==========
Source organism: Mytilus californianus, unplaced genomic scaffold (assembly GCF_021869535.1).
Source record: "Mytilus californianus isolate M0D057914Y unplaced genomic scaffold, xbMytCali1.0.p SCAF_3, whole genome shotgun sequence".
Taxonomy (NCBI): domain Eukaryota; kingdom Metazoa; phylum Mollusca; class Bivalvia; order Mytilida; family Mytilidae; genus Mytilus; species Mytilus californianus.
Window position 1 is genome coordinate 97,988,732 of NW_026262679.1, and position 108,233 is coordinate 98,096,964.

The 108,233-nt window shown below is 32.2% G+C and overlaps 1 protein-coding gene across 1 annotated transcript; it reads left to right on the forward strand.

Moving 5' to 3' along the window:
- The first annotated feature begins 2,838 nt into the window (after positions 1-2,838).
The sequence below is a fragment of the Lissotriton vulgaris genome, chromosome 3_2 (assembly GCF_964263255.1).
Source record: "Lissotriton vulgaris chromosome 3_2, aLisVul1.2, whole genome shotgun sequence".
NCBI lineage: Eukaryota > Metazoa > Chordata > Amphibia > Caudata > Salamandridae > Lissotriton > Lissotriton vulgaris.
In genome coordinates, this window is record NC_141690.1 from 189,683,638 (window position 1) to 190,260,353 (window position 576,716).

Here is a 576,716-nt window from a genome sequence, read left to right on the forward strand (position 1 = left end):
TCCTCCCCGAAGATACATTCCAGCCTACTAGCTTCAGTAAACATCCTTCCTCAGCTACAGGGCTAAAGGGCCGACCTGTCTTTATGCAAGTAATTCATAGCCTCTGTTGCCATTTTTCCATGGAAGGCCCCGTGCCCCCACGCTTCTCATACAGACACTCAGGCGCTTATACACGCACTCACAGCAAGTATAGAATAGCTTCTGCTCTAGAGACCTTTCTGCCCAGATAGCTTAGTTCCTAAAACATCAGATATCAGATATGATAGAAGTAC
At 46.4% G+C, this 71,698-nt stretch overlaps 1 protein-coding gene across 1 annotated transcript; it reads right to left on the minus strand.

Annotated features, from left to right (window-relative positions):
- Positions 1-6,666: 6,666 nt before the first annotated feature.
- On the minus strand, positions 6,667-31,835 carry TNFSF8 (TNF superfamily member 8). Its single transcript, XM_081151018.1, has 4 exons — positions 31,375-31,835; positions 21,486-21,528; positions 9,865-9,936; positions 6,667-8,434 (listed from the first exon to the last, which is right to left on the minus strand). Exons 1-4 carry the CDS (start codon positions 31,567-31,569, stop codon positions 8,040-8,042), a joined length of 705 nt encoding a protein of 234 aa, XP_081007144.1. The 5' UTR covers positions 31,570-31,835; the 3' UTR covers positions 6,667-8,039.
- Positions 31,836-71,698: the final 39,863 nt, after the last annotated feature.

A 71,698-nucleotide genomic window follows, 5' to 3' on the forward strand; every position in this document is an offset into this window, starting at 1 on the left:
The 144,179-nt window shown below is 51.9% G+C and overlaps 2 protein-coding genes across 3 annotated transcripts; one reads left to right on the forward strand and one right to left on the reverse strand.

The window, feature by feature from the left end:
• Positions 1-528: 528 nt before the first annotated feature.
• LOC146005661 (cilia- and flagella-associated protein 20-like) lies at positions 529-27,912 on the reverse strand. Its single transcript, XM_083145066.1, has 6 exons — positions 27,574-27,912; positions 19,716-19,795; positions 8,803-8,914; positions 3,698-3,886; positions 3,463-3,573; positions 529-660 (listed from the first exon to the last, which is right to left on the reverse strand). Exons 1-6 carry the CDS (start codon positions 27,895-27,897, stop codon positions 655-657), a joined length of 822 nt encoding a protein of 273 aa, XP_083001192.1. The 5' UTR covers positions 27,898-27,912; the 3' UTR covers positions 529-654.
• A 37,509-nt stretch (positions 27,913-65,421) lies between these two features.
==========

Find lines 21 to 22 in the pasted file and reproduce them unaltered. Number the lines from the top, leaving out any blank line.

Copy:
The window, feature by feature from the left end:
• Positions 1-528: 528 nt before the first annotated feature.